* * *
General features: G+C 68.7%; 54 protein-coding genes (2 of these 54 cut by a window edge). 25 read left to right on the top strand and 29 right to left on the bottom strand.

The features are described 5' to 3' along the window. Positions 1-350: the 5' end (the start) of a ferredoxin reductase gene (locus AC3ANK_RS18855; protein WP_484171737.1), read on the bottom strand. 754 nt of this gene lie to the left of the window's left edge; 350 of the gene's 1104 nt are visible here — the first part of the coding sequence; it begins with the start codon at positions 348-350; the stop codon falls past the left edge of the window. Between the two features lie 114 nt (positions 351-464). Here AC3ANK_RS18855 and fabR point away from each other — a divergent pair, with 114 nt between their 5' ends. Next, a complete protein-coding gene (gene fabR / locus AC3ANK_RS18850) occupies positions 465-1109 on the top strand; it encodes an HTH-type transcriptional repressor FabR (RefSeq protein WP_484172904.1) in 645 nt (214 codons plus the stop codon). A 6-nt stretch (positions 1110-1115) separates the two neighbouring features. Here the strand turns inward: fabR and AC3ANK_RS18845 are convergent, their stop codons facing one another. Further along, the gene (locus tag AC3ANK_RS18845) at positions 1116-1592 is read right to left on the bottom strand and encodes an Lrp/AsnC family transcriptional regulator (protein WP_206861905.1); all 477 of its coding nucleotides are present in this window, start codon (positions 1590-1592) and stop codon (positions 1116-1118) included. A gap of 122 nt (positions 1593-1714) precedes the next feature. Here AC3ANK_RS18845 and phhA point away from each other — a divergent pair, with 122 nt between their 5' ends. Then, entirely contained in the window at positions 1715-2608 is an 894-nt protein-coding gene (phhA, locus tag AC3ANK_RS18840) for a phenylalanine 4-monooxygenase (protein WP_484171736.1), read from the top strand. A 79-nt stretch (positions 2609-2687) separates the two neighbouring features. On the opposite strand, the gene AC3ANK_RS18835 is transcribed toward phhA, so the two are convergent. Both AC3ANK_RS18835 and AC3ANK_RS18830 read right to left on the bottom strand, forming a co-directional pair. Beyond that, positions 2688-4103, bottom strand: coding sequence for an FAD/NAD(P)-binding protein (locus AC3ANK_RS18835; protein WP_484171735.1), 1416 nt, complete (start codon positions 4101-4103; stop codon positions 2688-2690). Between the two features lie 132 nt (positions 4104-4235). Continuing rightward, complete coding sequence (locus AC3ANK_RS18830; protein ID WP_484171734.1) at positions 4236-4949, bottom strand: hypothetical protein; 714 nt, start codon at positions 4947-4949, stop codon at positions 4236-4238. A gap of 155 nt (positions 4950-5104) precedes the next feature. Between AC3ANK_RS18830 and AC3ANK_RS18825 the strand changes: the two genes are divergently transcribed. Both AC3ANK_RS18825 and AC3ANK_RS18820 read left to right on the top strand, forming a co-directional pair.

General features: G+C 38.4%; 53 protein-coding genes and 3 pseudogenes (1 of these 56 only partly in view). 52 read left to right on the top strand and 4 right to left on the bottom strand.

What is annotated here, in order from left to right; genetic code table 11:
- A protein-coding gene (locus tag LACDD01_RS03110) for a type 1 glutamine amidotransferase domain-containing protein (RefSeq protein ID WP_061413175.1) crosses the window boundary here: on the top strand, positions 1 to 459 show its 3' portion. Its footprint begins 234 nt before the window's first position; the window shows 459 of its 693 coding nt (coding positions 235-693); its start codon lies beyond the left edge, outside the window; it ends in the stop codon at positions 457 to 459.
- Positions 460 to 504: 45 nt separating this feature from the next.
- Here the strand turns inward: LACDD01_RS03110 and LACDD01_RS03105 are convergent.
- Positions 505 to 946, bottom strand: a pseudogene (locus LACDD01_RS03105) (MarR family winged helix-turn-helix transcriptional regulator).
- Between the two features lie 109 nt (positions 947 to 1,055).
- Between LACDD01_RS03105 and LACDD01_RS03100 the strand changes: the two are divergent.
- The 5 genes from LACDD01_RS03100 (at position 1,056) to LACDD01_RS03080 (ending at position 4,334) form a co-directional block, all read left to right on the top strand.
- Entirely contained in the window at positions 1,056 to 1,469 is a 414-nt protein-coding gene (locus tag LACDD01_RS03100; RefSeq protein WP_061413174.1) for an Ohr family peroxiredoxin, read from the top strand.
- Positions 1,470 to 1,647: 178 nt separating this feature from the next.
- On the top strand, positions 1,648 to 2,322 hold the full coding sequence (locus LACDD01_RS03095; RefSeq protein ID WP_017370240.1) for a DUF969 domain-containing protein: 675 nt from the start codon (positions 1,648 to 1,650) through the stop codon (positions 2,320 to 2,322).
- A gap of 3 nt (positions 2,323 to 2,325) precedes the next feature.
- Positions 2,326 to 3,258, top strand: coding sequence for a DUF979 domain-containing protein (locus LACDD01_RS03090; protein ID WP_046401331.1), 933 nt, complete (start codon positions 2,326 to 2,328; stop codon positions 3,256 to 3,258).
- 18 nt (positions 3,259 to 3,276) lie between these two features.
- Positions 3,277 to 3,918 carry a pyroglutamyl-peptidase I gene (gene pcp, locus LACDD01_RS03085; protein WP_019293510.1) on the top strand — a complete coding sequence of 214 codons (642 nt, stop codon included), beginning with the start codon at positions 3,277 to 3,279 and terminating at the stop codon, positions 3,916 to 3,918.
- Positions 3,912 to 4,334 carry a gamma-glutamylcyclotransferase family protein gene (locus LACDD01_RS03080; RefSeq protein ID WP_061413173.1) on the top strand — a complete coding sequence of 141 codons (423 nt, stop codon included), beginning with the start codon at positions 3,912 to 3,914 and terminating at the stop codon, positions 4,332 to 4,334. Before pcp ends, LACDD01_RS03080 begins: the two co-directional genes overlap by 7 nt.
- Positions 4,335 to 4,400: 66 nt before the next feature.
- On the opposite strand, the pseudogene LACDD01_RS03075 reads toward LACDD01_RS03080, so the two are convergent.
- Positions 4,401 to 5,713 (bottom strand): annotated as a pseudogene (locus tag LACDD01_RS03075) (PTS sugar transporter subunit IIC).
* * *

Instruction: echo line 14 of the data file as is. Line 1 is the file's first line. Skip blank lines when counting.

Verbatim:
- On the top strand, positions 1,648 to 2,322 hold the full coding sequence (locus LACDD01_RS03095; RefSeq protein ID WP_017370240.1) for a DUF969 domain-containing protein: 675 nt from the start codon (positions 1,648 to 1,650) through the stop codon (positions 2,320 to 2,322).